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What is trust? Delve into the Rose language to develop more effective and healthy ways to trust.
What is trust? Delve into the Rose language to develop more effective and healthy ways to trust.
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Thorn of the Rose Issue 23: Petal’s Spark

If you know what you can not trust, can you know what to trust?

Agency A above, middle, and below, g serious, e now and in the future, n devious, c conventional, y danger
Agency A above, middle, and below, g serious, e now and in the future, n devious, c conventional, y danger

Thorn and Stem loved to delve into the old computer books and learned Basic at a glance. They used it almost as a secret language, giving each other the instructions to cook breakfast, determine the most efficient way to water the gardens in the Greenhouse without wasting a drop, or find the way to the secret treasure (usually a scrap of paper with another cryptic code scrawled on it). Morse code, Cobol, Fortran, tic-tac-toe codes, Stem and Thorn loved them all. 

Yet every time they tried to get Petal to be at all enthusiastic about a Spark that dealt with computers, she frowned at them and told them to concentrate on physics or chemistry—and to leave computers well enough alone. They could not help themselves. Stem dreamed of search algorithms that could learn, using memory and content analysis to become ever more refined, ever more accurate. Thorn memorized computer languages, everything from the ancient Ada** to C to **. He spoke in code only to Stem, who laughed at the cryptic jokes when everyone else just shook their heads. Petal told them to drop it, to just concentrate on something else. Anything else. 

Finally, she took them up to her loft, her sanctuary, under the eaves of the solar panels. There, she cautioned them, “Never create a spark that changes computers. A search algorithm, perhaps, Stem. You still need to be extremely careful, though. A new object-oriented code that is more straightforward and elegant, Thorn, maybe. Maybe not. But never ever propose to change the fundamental nature of computers. Or the way society is. Or nanotech or gene splicing or anything else that might change the status quo. If you do, the Agency will be on you so fast it will make your head spin. And I may not be there to save you.”

Petal’s own spark, she confessed to Stem and Thorn, was developing an internet protocol that anyone could use, even the illegals, even the unregistered without the proper fingerprints, the appropriate patterns of their eyes, the correctly noted spirals of their genes. They asked Petal what happened to her Spark, and she shook her head and put her finger to her lips. “The Agency got it first,” she said. “And so it went nowhere.” When they pressed for further details on the Agency, Petal merely shook her head again and handed them another book on physics, another exercise in calculus.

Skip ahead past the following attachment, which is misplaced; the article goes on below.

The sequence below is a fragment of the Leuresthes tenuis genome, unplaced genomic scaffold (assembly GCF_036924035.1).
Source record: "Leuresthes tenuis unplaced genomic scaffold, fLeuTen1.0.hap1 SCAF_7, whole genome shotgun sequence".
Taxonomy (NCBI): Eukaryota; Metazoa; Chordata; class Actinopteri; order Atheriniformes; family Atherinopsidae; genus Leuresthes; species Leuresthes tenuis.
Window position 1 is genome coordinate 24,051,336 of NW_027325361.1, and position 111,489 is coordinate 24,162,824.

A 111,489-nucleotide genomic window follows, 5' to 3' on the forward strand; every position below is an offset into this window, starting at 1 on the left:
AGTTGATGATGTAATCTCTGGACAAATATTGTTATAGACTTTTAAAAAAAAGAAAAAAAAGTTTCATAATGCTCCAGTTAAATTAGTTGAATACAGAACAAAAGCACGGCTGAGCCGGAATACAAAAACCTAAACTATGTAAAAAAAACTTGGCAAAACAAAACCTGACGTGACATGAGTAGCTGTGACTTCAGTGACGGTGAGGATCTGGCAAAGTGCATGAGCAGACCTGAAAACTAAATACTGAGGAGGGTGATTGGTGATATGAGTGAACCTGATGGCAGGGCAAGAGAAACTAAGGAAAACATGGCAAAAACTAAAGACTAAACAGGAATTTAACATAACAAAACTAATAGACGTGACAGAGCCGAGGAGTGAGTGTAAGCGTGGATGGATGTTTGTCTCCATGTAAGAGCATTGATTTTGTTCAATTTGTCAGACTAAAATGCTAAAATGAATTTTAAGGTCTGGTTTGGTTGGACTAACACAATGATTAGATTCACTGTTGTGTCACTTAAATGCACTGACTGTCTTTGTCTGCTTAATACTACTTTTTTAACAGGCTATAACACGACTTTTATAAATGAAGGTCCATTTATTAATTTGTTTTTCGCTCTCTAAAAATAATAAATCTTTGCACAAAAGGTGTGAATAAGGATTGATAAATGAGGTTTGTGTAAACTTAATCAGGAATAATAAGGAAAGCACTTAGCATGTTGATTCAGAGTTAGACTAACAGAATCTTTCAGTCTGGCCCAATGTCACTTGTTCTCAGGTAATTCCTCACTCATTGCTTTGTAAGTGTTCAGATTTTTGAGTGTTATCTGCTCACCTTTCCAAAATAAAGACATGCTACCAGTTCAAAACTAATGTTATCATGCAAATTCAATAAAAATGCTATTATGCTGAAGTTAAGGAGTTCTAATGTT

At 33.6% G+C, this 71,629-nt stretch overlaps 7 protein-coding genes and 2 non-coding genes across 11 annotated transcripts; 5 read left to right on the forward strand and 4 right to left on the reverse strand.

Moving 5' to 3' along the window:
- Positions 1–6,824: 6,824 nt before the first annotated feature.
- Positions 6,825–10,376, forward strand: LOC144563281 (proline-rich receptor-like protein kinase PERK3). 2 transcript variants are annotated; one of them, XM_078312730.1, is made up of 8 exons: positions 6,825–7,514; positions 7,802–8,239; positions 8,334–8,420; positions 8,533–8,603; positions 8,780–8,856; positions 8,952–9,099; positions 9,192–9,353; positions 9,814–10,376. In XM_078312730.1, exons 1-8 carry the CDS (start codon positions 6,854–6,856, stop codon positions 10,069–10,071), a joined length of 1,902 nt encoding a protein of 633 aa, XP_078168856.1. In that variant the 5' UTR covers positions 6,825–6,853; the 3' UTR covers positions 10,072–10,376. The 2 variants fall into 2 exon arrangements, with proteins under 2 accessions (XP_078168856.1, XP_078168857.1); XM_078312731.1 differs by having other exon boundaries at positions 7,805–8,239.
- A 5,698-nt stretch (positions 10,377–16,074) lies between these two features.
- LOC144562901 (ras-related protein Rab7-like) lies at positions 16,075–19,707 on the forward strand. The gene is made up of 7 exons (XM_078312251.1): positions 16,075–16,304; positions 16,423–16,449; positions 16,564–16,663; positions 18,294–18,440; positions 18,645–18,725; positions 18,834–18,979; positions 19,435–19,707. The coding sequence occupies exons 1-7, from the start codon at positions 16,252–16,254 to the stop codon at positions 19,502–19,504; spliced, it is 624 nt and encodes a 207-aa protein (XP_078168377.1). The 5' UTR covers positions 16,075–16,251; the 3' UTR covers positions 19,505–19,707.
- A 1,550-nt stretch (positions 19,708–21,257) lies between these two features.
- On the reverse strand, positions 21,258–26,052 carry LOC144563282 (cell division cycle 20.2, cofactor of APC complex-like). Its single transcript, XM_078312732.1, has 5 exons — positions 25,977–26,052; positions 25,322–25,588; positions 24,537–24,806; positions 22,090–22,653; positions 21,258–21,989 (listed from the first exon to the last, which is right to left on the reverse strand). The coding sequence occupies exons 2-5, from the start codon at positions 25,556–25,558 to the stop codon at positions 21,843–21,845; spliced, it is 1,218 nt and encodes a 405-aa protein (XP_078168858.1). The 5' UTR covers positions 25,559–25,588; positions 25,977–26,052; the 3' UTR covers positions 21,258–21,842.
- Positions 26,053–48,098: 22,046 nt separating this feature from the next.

The Agency was nowhere to be found in these books, and Thorn and Stem had nowhere else to look. Thus the Agency became the boogeyman, the shadow they used to frighten themselves and the other kids. “Don’t let the Agency get you!” they would taunt each other as they scavenged old buildings for computer parts, books, anything that would help the Greenhouse keep the Invisible children alive. Thorn particularly haunted an old office building, where a tiny window would grant access to the basement, which housed every computer the office had ever used—or so it seemed to Thorn. Stem would hover outside the window, catching whatever came through it.

Together, they would haul the loot back to the Greenhouse and set it up in their “computer repair shop.” They managed from old books, to gain access to the Ports, and would look longingly at the screen: Enter Identity here: Biometrics required. Select: Retinal Pattern/Fingerprint/DNA scan. For since their bodies were unregistered, their minds were stopped at the gate. They consulted Petal, who came down to the shop and saw their set up. After going through each cable, each wire, and noting how they had solved the problems of the computer programming, Petal relented. She showed them how to use different internet protocols, to “change the manner of the net” as she put it. To reawaken dormant accounts and have them live again. To bypass the Identity requests. To fool the system. She showed them some tricks to help ensure the Agency did not get them.

“Stay low, stay under the data stream. Don’t poke your heads out. Don’t be different. The Agency is always watching. Never think otherwise.”

“But what if the Agency does get us?” Stem asked.

“Then all you can do is pray,” Petal answered.  

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